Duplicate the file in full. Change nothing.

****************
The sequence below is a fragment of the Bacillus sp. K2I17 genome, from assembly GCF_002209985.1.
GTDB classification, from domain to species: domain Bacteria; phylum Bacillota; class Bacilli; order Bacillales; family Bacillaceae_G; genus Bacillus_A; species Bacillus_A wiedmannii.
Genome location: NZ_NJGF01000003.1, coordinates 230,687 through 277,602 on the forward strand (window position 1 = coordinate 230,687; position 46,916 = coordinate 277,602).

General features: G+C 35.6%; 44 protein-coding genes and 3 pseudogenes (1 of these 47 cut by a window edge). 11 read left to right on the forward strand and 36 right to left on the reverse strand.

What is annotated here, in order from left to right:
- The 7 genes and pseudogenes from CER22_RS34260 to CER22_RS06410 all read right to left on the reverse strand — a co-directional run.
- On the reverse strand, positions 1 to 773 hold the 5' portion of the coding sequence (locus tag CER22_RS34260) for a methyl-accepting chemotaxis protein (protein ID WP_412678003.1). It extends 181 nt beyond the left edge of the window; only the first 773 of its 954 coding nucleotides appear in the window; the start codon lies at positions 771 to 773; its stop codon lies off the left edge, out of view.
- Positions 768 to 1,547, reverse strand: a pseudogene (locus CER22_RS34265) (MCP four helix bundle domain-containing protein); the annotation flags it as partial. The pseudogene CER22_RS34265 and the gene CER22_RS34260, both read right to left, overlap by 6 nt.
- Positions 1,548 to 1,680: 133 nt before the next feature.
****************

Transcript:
The sequence below is a fragment of the Bacillus sp. K2I17 genome, from assembly GCF_002209985.1.
GTDB classification, from domain to species: domain Bacteria; phylum Bacillota; class Bacilli; order Bacillales; family Bacillaceae_G; genus Bacillus_A; species Bacillus_A wiedmannii.
Genome location: NZ_NJGF01000003.1, coordinates 230,687 through 277,602 on the forward strand (window position 1 = coordinate 230,687; position 46,916 = coordinate 277,602).

General features: G+C 35.6%; 44 protein-coding genes and 3 pseudogenes (1 of these 47 cut by a window edge). 11 read left to right on the forward strand and 36 right to left on the reverse strand.

What is annotated here, in order from left to right:
- The 7 genes and pseudogenes from CER22_RS34260 to CER22_RS06410 all read right to left on the reverse strand — a co-directional run.
- On the reverse strand, positions 1 to 773 hold the 5' portion of the coding sequence (locus tag CER22_RS34260) for a methyl-accepting chemotaxis protein (protein ID WP_412678003.1). It extends 181 nt beyond the left edge of the window; only the first 773 of its 954 coding nucleotides appear in the window; the start codon lies at positions 771 to 773; its stop codon lies off the left edge, out of view.
- Positions 768 to 1,547, reverse strand: a pseudogene (locus CER22_RS34265) (MCP four helix bundle domain-containing protein); the annotation flags it as partial. The pseudogene CER22_RS34265 and the gene CER22_RS34260, both read right to left, overlap by 6 nt.
- Positions 1,548 to 1,680: 133 nt before the next feature.